Iowa’s appeal to its workforce isn’t all about business. Iowan—both native and new—enjoy a quality of life that offers balance between career goals and an active family life. U.S. News & World Report also ranked Iowa as No. 1 in infrastructure, No. 3 in healthcare and No. 5 in education—all of which contributed to the state being named the magazine’s No. 1 state in the nation in 2018.
With hundreds of millions of dollars invested in Iowa’s food industry, food processing presents an exciting area of growth for the state. But much like any food product, no one ingredient can do it alone—Iowa’s pro-business leadership, abundant natural resources, commitment to the industry and stable workforce each are vital to the industry’s success.
For more information, visit iowaeconomicdevelopment.com.
GLOUCESTER COUNTY: FOOD PROCESSING HUB WITH COASTAL CLOUT
Gloucester County, VA is strategically located in the southeastern portion of Virginia’s Middle Peninsula. The County’s industries have traditionally been associated with the abundant natural resources, primarily seafood, found in the area. With its advantageous location in the geographic center of the Eastern seaboard, the county is experiencing an increased diversification in manufacturing activities.
The state capital is located 59 miles to the west and Washington, DC is 153 miles north. The Port of Hampton Roads is 45-miles south. Gloucester is located within the Virginia Beach-Norfolk-Newport News Metropolitan Statistical area (MSA).
Gloucester County offers a low cost of doing business, desirable quality of life, state of the art schools, skilled labor force, and affordable housing. The county provides a small business incentive program that includes rent assistance, property improvements, façade improvement, advertising and website development grants to new and existing businesses. In addition, Gloucester is one of 212 Opportunity Zones designated by Governor Northam. Another incentive, is the new Company Incentive Program that provides the benefits of no Virginia corporate income tax on Virginia sales and access to the Commonwealth’s Development Opportunity Fund that provides up to $2,000 per year per new job for six years. Gloucester is one of 60 Virginia localities that is an eligible locality for this program. The Gloucester County Department of Economic Development is committed to providing these benefits and more to new and expanding businesses.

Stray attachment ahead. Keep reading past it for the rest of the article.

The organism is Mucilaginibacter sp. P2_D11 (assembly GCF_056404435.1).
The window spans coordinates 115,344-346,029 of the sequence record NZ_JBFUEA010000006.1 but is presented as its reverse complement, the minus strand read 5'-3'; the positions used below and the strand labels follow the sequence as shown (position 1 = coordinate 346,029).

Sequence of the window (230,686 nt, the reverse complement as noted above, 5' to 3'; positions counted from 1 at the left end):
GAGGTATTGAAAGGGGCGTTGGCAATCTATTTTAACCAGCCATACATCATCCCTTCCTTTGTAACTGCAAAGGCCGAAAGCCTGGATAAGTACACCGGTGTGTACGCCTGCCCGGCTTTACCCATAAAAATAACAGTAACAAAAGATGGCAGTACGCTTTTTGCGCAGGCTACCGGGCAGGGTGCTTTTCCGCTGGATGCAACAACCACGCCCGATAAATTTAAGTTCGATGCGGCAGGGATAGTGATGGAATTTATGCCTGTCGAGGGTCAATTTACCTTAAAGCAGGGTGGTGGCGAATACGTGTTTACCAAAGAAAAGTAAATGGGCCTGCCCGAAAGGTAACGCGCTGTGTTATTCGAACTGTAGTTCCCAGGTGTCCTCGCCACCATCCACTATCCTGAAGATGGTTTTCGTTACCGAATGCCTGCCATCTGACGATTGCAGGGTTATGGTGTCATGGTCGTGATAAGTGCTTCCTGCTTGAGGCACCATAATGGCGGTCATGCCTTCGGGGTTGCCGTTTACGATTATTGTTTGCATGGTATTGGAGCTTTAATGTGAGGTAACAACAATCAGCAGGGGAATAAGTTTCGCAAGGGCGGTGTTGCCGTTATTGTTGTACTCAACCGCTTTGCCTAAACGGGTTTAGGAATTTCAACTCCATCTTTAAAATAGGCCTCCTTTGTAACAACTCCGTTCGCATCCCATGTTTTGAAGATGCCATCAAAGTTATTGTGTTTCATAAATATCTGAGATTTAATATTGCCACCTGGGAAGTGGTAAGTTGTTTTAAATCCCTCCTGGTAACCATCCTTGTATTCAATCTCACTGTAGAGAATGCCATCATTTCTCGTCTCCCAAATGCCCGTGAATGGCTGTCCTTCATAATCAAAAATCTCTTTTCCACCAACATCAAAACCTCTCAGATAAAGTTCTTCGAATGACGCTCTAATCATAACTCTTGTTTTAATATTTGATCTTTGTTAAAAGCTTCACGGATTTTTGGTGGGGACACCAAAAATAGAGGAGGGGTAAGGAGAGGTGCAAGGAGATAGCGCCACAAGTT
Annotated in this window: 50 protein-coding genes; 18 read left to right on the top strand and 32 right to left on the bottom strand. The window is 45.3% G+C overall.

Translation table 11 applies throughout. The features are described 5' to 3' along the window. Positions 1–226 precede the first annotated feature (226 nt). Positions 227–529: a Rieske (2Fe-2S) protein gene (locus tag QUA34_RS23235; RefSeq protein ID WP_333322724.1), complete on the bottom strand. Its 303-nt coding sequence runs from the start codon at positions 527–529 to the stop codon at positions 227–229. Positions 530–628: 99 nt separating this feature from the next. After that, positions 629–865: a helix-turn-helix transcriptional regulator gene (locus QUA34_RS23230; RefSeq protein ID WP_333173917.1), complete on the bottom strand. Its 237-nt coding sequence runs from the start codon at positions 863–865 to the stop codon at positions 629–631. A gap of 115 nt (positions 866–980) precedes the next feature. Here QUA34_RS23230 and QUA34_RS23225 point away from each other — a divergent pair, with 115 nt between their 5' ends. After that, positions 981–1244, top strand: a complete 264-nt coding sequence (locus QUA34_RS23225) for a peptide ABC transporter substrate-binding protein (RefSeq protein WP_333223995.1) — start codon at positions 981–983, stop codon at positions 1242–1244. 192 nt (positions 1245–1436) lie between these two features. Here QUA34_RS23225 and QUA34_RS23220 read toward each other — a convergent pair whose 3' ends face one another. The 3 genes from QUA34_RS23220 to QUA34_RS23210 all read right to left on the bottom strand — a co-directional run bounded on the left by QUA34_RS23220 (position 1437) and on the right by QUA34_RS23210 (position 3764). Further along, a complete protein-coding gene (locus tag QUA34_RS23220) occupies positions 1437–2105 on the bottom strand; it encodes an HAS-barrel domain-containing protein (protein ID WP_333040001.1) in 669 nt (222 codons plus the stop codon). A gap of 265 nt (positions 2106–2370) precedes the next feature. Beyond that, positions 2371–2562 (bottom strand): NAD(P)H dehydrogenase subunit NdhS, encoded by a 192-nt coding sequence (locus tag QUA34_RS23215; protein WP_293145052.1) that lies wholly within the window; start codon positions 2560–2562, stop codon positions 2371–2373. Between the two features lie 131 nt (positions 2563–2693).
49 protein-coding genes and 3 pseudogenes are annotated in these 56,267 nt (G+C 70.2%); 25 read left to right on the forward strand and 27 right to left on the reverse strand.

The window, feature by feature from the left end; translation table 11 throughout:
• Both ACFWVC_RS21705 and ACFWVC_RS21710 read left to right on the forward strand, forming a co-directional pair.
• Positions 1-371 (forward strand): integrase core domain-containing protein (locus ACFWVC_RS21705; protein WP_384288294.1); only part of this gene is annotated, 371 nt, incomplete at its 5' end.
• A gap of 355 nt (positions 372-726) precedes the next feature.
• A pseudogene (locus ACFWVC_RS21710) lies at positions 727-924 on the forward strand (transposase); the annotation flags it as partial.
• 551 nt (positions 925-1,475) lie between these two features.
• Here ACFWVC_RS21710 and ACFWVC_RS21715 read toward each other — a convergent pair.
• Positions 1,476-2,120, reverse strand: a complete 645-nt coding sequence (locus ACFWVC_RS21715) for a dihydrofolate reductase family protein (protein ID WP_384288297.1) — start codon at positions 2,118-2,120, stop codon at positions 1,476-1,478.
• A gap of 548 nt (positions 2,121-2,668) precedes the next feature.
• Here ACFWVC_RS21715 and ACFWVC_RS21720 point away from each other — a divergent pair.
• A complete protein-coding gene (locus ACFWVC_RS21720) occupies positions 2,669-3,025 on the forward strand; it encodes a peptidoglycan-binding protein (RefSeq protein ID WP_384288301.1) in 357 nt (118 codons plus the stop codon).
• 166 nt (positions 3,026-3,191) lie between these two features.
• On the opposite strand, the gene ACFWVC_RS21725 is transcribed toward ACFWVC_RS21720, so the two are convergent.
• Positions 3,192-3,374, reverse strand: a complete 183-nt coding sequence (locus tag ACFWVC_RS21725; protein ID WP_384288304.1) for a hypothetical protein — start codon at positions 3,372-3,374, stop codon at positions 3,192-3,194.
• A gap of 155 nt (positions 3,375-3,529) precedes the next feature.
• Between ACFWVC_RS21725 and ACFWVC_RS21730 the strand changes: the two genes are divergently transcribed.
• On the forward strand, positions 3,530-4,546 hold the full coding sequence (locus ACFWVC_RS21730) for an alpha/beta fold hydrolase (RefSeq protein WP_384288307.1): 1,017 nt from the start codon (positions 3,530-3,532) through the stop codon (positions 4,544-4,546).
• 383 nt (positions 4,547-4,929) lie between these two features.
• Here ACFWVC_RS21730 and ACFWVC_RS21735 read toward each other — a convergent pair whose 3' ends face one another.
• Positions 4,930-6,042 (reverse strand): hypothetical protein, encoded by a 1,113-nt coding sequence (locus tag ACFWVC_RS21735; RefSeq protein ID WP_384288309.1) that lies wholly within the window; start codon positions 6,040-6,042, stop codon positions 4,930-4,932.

Food processing is one of the county’s top targeted markets for new business recruitment. There are several seafood manufacturing facilities in the county and a skilled food processing workforce.